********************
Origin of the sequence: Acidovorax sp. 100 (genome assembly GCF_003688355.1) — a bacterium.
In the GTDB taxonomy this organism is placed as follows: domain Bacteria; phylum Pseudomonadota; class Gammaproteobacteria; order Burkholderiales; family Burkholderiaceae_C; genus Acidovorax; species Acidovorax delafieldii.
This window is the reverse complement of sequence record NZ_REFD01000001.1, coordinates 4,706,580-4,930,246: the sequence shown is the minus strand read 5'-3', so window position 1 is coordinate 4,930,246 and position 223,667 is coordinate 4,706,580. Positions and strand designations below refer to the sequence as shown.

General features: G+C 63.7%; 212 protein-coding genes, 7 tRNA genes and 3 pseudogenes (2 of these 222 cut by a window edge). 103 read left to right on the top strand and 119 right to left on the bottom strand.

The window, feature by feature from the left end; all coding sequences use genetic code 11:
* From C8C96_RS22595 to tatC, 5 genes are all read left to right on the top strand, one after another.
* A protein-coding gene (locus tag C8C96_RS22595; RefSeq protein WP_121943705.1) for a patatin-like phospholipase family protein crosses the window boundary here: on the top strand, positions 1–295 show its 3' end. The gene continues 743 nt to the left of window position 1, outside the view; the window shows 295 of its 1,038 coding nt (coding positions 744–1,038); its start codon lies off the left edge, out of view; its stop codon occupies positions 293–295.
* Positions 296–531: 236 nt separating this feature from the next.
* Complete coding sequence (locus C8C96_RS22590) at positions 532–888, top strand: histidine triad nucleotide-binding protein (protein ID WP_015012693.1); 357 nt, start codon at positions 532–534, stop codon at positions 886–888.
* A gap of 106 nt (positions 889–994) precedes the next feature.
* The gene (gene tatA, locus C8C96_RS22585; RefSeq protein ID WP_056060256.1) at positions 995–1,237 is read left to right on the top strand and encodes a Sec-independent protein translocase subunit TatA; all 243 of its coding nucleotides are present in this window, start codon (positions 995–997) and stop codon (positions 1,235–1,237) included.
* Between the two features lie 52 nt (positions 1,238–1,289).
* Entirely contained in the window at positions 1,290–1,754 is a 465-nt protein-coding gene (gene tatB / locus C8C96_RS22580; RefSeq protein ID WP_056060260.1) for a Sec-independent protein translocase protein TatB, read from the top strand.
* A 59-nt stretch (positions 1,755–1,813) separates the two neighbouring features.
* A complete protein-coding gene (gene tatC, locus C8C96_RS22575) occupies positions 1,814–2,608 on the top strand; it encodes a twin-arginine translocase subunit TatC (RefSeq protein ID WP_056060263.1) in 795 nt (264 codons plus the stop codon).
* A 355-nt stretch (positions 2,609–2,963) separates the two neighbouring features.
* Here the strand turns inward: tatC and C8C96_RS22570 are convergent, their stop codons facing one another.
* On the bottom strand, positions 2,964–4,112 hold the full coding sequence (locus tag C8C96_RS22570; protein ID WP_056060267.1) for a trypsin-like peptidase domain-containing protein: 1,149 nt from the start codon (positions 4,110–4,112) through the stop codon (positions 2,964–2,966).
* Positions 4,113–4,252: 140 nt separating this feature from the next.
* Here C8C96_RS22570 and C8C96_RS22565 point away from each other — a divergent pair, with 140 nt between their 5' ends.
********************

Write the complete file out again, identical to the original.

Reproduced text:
Origin of the sequence: Acidovorax sp. 100 (genome assembly GCF_003688355.1) — a bacterium.
In the GTDB taxonomy this organism is placed as follows: domain Bacteria; phylum Pseudomonadota; class Gammaproteobacteria; order Burkholderiales; family Burkholderiaceae_C; genus Acidovorax; species Acidovorax delafieldii.
This window is the reverse complement of sequence record NZ_REFD01000001.1, coordinates 4,706,580-4,930,246: the sequence shown is the minus strand read 5'-3', so window position 1 is coordinate 4,930,246 and position 223,667 is coordinate 4,706,580. Positions and strand designations below refer to the sequence as shown.

General features: G+C 63.7%; 212 protein-coding genes, 7 tRNA genes and 3 pseudogenes (2 of these 222 cut by a window edge). 103 read left to right on the top strand and 119 right to left on the bottom strand.

The window, feature by feature from the left end; all coding sequences use genetic code 11:
* From C8C96_RS22595 to tatC, 5 genes are all read left to right on the top strand, one after another.
* A protein-coding gene (locus tag C8C96_RS22595; RefSeq protein WP_121943705.1) for a patatin-like phospholipase family protein crosses the window boundary here: on the top strand, positions 1–295 show its 3' end. The gene continues 743 nt to the left of window position 1, outside the view; the window shows 295 of its 1,038 coding nt (coding positions 744–1,038); its start codon lies off the left edge, out of view; its stop codon occupies positions 293–295.
* Positions 296–531: 236 nt separating this feature from the next.
* Complete coding sequence (locus C8C96_RS22590) at positions 532–888, top strand: histidine triad nucleotide-binding protein (protein ID WP_015012693.1); 357 nt, start codon at positions 532–534, stop codon at positions 886–888.
* A gap of 106 nt (positions 889–994) precedes the next feature.
* The gene (gene tatA, locus C8C96_RS22585; RefSeq protein ID WP_056060256.1) at positions 995–1,237 is read left to right on the top strand and encodes a Sec-independent protein translocase subunit TatA; all 243 of its coding nucleotides are present in this window, start codon (positions 995–997) and stop codon (positions 1,235–1,237) included.
* Between the two features lie 52 nt (positions 1,238–1,289).
* Entirely contained in the window at positions 1,290–1,754 is a 465-nt protein-coding gene (gene tatB / locus C8C96_RS22580; RefSeq protein ID WP_056060260.1) for a Sec-independent protein translocase protein TatB, read from the top strand.
* A 59-nt stretch (positions 1,755–1,813) separates the two neighbouring features.
* A complete protein-coding gene (gene tatC, locus C8C96_RS22575) occupies positions 1,814–2,608 on the top strand; it encodes a twin-arginine translocase subunit TatC (RefSeq protein ID WP_056060263.1) in 795 nt (264 codons plus the stop codon).
* A 355-nt stretch (positions 2,609–2,963) separates the two neighbouring features.
* Here the strand turns inward: tatC and C8C96_RS22570 are convergent, their stop codons facing one another.
* On the bottom strand, positions 2,964–4,112 hold the full coding sequence (locus tag C8C96_RS22570; protein ID WP_056060267.1) for a trypsin-like peptidase domain-containing protein: 1,149 nt from the start codon (positions 4,110–4,112) through the stop codon (positions 2,964–2,966).
* Positions 4,113–4,252: 140 nt separating this feature from the next.
* Here C8C96_RS22570 and C8C96_RS22565 point away from each other — a divergent pair, with 140 nt between their 5' ends.